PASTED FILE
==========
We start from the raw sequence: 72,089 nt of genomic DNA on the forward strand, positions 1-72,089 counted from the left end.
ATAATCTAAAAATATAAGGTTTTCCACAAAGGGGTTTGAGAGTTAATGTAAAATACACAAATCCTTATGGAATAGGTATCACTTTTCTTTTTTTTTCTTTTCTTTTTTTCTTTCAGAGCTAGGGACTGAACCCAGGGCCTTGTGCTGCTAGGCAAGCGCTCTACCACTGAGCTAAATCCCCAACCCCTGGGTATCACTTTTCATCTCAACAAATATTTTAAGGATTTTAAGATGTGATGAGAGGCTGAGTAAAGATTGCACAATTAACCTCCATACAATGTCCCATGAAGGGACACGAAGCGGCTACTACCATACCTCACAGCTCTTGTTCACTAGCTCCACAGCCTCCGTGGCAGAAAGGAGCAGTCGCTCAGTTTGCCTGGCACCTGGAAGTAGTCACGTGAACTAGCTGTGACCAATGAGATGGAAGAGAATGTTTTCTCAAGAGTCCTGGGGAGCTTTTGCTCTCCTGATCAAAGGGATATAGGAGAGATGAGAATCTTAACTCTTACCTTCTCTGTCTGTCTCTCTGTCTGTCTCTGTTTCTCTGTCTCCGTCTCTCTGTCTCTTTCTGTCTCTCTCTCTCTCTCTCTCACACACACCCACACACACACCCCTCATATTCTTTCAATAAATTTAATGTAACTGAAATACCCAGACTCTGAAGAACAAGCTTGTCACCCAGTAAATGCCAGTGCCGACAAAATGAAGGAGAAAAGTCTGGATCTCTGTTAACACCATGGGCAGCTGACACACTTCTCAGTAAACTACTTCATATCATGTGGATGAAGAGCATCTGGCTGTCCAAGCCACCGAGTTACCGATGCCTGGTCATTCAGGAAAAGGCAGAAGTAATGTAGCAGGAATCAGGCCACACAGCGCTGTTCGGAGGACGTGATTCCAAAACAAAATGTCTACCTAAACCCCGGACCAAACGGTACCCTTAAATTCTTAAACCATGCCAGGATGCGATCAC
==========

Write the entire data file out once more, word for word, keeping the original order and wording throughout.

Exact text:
We start from the raw sequence: 72,089 nt of genomic DNA on the forward strand, positions 1-72,089 counted from the left end.
ATAATCTAAAAATATAAGGTTTTCCACAAAGGGGTTTGAGAGTTAATGTAAAATACACAAATCCTTATGGAATAGGTATCACTTTTCTTTTTTTTTCTTTTCTTTTTTTCTTTCAGAGCTAGGGACTGAACCCAGGGCCTTGTGCTGCTAGGCAAGCGCTCTACCACTGAGCTAAATCCCCAACCCCTGGGTATCACTTTTCATCTCAACAAATATTTTAAGGATTTTAAGATGTGATGAGAGGCTGAGTAAAGATTGCACAATTAACCTCCATACAATGTCCCATGAAGGGACACGAAGCGGCTACTACCATACCTCACAGCTCTTGTTCACTAGCTCCACAGCCTCCGTGGCAGAAAGGAGCAGTCGCTCAGTTTGCCTGGCACCTGGAAGTAGTCACGTGAACTAGCTGTGACCAATGAGATGGAAGAGAATGTTTTCTCAAGAGTCCTGGGGAGCTTTTGCTCTCCTGATCAAAGGGATATAGGAGAGATGAGAATCTTAACTCTTACCTTCTCTGTCTGTCTCTCTGTCTGTCTCTGTTTCTCTGTCTCCGTCTCTCTGTCTCTTTCTGTCTCTCTCTCTCTCTCTCTCACACACACCCACACACACACCCCTCATATTCTTTCAATAAATTTAATGTAACTGAAATACCCAGACTCTGAAGAACAAGCTTGTCACCCAGTAAATGCCAGTGCCGACAAAATGAAGGAGAAAAGTCTGGATCTCTGTTAACACCATGGGCAGCTGACACACTTCTCAGTAAACTACTTCATATCATGTGGATGAAGAGCATCTGGCTGTCCAAGCCACCGAGTTACCGATGCCTGGTCATTCAGGAAAAGGCAGAAGTAATGTAGCAGGAATCAGGCCACACAGCGCTGTTCGGAGGACGTGATTCCAAAACAAAATGTCTACCTAAACCCCGGACCAAACGGTACCCTTAAATTCTTAAACCATGCCAGGATGCGATCAC